I spent eight days in Germany in late July, to attend Documenta and the launch of Web3.0 impact community building in Europe by one of our partner accelerators Lift99.
After an intensive 72 hours with Berlin’s Web 3.0 impact startup community, it is clear why this city is a natural magnet for such an ecosystem. Already the major European capital attracting the largest pool of left-leaning talent, its startup ecosystem is at the tipping point of experiencing the success of more mature hubs like Silicon Valley. In addition to the largest blockchain VCs in Europe, I had also met motivated impact startup founders from Germany, Ukraine, US, Vietnam, Switzerland, Portugal, Netherlands, the Baltic and Nordic countries who chose Berlin as their base to solve global grand challenges.
On Friday night, which started with a midnight tea ceremony and finished with a sunrise walk, two Gen-Z founders Nikita and Andriy gave a thoughtful analysis on how the young tech founders would use the rebuilding of Ukraine to implement innovations in social design and sustainable technologies. Alex, the super connector, is working on mathematical models to enable authentication without sacrificing private information and recently raised €50 million in a round led by Andresson Horowitz. The tea-master, Evgeny, shared a profound passion for tea culture and his thoughts on how China, Japan, Korea and Vietnam came to evolve distinctively different tea philosophies. Although he had to leave behind his personal collection of teas and utensils in fleeing Ukraine with his elderly parents, Evgeny could still take us through an astonishing journey using what he could find in local shops and supermarkets. Although I have experienced tea ceremonies before in Japan and China, this was the first time I truly appreciated the effects of tea on the faculties of perception and thought. In return for his kindness, I like to send him a unique tea pot to symbolise the rebuilding of his family’s lives. If anyone has suggestions for tea-pots, please ping me.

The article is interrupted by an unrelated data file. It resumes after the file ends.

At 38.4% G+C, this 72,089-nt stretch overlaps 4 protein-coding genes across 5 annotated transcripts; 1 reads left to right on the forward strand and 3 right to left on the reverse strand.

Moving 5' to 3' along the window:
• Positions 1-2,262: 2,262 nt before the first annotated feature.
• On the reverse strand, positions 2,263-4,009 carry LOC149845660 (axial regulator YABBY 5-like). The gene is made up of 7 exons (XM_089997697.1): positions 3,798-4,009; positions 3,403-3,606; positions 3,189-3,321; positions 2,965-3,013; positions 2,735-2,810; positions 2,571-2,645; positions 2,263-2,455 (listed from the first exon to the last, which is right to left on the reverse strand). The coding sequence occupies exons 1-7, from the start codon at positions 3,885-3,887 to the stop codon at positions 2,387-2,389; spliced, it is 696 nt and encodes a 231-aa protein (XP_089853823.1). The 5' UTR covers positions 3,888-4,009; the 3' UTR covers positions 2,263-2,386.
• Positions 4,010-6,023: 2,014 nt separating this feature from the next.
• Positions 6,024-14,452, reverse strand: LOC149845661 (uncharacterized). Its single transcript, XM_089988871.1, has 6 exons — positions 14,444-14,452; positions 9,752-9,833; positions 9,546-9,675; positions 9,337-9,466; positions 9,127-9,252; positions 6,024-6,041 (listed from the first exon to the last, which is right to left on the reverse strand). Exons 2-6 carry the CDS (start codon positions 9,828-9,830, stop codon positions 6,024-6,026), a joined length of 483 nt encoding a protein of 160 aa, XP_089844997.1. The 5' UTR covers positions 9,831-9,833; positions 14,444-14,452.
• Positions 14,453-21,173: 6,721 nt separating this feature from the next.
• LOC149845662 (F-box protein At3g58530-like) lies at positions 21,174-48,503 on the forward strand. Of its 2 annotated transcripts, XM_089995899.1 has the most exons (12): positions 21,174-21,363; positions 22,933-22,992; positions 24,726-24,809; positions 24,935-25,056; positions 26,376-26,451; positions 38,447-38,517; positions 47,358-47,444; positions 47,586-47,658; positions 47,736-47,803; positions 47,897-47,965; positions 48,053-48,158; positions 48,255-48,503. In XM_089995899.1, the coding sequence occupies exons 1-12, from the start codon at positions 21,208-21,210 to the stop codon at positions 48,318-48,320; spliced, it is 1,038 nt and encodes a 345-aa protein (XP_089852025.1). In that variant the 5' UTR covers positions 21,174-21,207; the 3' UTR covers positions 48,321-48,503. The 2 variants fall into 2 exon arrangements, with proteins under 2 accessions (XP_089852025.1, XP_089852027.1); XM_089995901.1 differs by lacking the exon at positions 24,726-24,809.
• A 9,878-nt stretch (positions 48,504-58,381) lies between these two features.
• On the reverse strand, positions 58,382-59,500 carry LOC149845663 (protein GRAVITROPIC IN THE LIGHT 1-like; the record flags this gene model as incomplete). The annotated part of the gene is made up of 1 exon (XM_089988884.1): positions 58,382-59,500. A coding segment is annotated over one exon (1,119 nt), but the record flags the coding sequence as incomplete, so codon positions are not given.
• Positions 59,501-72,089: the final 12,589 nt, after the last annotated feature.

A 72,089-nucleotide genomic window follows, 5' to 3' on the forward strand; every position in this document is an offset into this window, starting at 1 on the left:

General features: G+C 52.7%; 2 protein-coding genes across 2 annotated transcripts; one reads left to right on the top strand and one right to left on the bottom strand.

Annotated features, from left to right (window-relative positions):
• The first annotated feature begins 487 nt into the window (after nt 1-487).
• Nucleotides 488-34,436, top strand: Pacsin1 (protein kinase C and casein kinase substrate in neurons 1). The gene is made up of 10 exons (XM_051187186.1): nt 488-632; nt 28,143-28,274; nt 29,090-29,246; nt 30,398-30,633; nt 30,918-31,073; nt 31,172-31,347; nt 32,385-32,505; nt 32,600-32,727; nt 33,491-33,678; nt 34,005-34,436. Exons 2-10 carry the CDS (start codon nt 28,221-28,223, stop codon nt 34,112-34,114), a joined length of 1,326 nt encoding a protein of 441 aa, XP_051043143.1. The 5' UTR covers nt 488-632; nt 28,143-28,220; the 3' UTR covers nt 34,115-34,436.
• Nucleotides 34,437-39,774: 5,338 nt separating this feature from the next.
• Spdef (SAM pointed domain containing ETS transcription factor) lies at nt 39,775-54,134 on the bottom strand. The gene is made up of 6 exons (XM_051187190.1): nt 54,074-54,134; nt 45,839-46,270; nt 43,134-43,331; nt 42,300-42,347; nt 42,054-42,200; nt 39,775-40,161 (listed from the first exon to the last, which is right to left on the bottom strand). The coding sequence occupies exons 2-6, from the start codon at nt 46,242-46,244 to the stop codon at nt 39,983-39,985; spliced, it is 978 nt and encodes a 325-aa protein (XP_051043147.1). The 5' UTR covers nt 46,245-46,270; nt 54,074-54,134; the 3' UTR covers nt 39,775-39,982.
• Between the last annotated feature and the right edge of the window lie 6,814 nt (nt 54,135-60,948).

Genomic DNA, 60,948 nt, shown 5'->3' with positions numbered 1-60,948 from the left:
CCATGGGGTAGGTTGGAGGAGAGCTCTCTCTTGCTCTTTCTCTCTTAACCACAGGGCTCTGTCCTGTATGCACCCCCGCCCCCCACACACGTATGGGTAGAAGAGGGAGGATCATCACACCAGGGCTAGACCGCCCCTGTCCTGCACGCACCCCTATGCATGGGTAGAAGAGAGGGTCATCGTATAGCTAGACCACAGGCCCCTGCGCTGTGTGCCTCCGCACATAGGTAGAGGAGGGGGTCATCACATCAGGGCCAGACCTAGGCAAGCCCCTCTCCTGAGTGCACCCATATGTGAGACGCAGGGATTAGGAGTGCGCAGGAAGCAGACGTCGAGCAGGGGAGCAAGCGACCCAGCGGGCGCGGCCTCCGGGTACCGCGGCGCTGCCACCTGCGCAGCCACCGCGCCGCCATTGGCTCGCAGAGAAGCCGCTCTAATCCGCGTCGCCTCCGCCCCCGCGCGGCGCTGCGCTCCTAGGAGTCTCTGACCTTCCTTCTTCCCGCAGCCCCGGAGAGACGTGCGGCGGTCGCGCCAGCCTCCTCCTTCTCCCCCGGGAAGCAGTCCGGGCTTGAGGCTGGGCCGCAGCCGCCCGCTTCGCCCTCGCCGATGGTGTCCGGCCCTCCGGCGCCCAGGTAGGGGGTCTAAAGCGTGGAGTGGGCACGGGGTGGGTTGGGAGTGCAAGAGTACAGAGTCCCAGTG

It was with these reflections in mind that I took the three hour train ride to Kassel in late July to visit the art festival Documenta. For the next 4 days, I walked everywhere across the town to visit 23 exhibitions put up by 1,000 artists. It was hot work as the temperatures in Germany was nearing 40 degrees in these days. The world continues burning. It was over 40 degrees in the UK and 47 degrees in Southern Europe during my visit. The grim warnings published by the US National Academy of Sciences that a third of the world could become climate refugees becomes more real every summer. Parts of South Asia are already declared unliveably hot by human rights groups.